The underground gourmet likes dining out in untraditional restaurant spaces as much as the next guy, but truth be told, Bangklyn East Harlem gave us pause. To start, it’s hard to glean exactly what Bangklyn East Harlem is. Is it a restaurant with hardly any customers? Is it a scantily stocked clothing and skateboard shop? An eccentric artist’s studio? Maybe a piece of Jennifer Rubell performance art? The name of the place up on Second Avenue and 105th Street is vague, if geographically accurate. The façade bears a depiction of what looks like the Brooks Brothers Golden Fleece logo, but here the woolly lamb suspended by a ribbon has been replaced by a plucked chicken dangling from a rope. The back wall is home to all manner of vintage clothing and Americana, from a polished pair of Gokey moccasins to a Beavis and Butthead sweatshirt by Stüssy. And behind a counter, in Gurkha shorts, knee-high orange socks, and a blue apron of his own design, is the accidental chef and restaurateur Prasong “Pat” Kanhasura, a Thai native who studied at Parsons and became a fixture on the international flea-market circuit before leaving his Bangkok menswear shop (also called Bangklyn, a portmanteau of Bangkok and Brooklyn) to open a restaurant in New York.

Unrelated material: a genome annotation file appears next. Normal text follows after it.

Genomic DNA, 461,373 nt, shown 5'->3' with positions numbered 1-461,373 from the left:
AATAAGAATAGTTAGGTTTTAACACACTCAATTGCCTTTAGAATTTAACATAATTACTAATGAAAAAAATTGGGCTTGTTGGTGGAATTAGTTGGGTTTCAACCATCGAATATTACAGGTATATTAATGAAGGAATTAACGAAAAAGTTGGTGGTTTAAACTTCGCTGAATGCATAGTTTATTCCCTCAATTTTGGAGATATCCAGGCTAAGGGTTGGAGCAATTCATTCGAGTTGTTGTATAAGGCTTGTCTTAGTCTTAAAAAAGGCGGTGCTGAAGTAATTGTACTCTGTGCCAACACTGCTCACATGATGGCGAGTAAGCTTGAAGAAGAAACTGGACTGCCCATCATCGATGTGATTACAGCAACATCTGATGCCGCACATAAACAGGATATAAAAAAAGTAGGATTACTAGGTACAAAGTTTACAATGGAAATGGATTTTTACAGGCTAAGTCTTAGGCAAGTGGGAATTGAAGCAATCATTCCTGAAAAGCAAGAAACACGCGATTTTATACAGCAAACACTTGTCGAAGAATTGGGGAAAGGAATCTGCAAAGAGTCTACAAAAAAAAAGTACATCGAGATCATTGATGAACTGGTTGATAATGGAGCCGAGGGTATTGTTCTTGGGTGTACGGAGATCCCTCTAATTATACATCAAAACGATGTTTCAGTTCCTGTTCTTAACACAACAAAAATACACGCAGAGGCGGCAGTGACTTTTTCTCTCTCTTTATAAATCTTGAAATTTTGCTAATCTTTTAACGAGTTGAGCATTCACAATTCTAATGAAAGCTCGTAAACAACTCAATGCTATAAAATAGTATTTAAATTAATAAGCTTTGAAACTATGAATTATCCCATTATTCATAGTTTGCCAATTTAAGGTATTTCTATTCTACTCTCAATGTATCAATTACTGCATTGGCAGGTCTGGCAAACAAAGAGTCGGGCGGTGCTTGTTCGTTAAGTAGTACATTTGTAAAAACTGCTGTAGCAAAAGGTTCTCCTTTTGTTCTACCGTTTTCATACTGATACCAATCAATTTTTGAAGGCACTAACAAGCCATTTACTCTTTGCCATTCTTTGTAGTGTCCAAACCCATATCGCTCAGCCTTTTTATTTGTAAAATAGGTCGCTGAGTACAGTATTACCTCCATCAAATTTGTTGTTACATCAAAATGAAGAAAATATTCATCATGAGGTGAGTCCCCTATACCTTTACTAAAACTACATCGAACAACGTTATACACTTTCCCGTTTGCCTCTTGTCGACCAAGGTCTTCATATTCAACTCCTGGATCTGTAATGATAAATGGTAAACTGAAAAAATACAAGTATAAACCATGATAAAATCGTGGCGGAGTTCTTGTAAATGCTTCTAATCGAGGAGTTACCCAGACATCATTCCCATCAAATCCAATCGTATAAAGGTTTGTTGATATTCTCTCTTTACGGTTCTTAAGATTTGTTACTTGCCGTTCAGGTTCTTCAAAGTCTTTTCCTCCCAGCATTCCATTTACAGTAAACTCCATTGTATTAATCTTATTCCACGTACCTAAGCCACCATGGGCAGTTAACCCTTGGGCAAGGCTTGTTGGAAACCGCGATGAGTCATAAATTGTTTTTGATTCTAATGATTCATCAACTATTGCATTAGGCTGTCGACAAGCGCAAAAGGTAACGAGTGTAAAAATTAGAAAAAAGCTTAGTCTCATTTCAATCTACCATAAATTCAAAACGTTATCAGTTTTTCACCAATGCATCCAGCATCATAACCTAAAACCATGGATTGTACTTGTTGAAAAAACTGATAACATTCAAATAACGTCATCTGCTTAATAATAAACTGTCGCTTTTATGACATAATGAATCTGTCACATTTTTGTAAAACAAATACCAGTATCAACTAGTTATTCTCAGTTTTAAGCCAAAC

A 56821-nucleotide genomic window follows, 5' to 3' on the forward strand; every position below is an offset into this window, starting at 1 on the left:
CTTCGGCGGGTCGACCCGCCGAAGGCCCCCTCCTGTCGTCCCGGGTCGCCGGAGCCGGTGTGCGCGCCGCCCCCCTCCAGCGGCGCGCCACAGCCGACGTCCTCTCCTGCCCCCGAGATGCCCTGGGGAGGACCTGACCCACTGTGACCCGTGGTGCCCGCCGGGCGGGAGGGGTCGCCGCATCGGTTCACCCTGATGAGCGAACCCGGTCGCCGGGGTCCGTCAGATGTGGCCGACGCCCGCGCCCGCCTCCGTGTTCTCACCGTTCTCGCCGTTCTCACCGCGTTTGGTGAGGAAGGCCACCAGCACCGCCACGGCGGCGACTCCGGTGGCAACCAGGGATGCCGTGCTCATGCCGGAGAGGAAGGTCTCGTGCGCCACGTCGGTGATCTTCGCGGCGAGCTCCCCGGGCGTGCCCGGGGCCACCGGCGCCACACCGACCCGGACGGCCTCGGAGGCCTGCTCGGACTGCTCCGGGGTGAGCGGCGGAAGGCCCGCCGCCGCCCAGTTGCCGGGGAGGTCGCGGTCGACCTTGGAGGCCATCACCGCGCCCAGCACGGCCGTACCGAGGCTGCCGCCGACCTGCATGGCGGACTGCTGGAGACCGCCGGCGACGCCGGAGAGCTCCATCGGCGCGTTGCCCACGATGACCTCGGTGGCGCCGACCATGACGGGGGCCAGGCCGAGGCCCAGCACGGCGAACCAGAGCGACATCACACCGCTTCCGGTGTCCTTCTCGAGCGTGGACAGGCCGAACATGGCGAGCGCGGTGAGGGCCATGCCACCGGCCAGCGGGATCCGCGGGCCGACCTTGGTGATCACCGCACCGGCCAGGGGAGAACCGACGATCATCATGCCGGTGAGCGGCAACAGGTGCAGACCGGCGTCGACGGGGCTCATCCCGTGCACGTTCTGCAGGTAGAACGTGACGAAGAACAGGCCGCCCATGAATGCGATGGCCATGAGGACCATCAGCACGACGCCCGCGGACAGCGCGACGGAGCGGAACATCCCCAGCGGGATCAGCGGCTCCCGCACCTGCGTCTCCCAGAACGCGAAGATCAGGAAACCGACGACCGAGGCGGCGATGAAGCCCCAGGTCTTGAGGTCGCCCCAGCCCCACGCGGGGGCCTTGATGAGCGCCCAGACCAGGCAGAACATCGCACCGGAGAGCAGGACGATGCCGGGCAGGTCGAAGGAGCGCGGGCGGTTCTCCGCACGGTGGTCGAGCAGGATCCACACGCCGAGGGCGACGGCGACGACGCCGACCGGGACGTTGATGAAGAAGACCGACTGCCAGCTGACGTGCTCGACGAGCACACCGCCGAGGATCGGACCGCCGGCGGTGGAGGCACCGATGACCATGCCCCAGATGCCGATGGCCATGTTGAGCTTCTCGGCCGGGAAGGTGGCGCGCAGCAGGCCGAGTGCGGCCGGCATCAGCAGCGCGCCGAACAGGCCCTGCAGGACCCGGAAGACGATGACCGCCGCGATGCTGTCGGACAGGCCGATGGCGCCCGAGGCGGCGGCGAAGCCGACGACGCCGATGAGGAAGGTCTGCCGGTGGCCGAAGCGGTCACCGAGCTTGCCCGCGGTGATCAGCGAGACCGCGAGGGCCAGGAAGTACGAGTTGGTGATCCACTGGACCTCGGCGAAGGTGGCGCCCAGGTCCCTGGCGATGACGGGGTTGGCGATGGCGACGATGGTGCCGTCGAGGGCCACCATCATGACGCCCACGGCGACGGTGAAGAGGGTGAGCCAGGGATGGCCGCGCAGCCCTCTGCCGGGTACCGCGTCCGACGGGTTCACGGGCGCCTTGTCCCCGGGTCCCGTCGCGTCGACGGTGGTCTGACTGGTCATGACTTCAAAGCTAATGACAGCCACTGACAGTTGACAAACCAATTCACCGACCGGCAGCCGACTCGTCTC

To hear Kanhasura tell it—and if you belly up to the dining counter inside this curiosity shop, you most likely will—his midlife career change was prompted by the curren